Drink-driver avoids jail for hitting parked car at almost five times limit
A driver has avoided going to prison for hitting a parked car while almost five times over the limit.
James Wise was banned from driving for 30 months, and given a 12 week prison sentence suspended for a year at Worthing Magistrates’ Court today.
The 42-year-old was caught by police trying to walk away from his Fiat Punto following the crash in Seabright, West Parade, Worthing at around 11.45pm on February 4.
Tests revealed he had 168 microgrammes of alcohol in 100 millilitres of breath – 4.8 times the legal limit.
Chairman of the bench of magistrates, Helen Ralston, said: “That was a very high reading, and it must have taken a lot of time to imbibe all that alcohol.
“You must be aware: you can’t drive any car or motor vehicle in any road or public place until the end of your disqualification, and it is a very serious offence if you do: you could go to prison. Don’t think about it at all. Don’t get a set of keys in your hand.”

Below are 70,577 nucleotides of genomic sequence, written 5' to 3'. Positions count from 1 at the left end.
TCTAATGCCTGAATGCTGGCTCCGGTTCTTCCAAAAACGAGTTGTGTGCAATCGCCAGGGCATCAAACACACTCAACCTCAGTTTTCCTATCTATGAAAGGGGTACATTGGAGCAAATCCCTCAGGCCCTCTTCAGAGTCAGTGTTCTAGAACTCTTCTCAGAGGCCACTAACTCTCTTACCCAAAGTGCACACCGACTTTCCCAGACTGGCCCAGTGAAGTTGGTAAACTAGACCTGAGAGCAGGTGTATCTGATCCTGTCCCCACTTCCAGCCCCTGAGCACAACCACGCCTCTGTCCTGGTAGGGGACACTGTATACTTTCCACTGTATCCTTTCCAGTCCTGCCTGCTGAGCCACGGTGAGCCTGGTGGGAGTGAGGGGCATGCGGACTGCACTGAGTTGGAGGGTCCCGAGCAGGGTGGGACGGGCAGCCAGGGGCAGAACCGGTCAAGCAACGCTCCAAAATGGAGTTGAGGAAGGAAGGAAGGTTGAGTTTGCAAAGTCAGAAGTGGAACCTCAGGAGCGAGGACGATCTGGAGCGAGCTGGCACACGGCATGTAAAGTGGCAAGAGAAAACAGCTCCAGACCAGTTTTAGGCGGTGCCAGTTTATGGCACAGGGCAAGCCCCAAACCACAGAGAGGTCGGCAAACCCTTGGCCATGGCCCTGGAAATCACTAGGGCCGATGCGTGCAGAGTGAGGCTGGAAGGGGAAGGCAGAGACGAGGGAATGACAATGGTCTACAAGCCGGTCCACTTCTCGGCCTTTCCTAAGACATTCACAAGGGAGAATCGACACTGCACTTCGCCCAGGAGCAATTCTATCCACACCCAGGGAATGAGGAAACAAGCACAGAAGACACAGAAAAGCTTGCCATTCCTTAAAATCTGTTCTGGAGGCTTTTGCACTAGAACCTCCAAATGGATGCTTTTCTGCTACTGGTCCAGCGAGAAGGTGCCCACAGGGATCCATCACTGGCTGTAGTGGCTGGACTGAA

The court heard how Mr Wise finished work at 10pm and went for a drink, having been told that day he had to leave where he lived in Worthing. He told probation he drank three or four pints of beer and five cocktails of ‘unknown strength’ before walking home past his car, when he decided to risk driving the rest of the way.
After the crash, he fled to the gardens in Seabright Court where police officers caught him. They said he was unsteady on his feet with slurred speech.
The court heard how he suffered from anxiety and depression, and had an alcohol problem for more than ten years. On average, he drank four litres of wine and four cans of beer a day, amounting to 50 units of alcohol.
Mr Wise, who is currently living in St Joseph’s hostel in Hunston Road, Chichester, lost his job as a carer due to his crime and said he had no money to pay for a course which could reduce his ban, describing it as a ‘vicious circle’. He was also ordered to pay a £115 fine and £85 in court costs.
Ms Ralston said: “I hope you manage to sort things out, and not put the public at risk by drink driving.”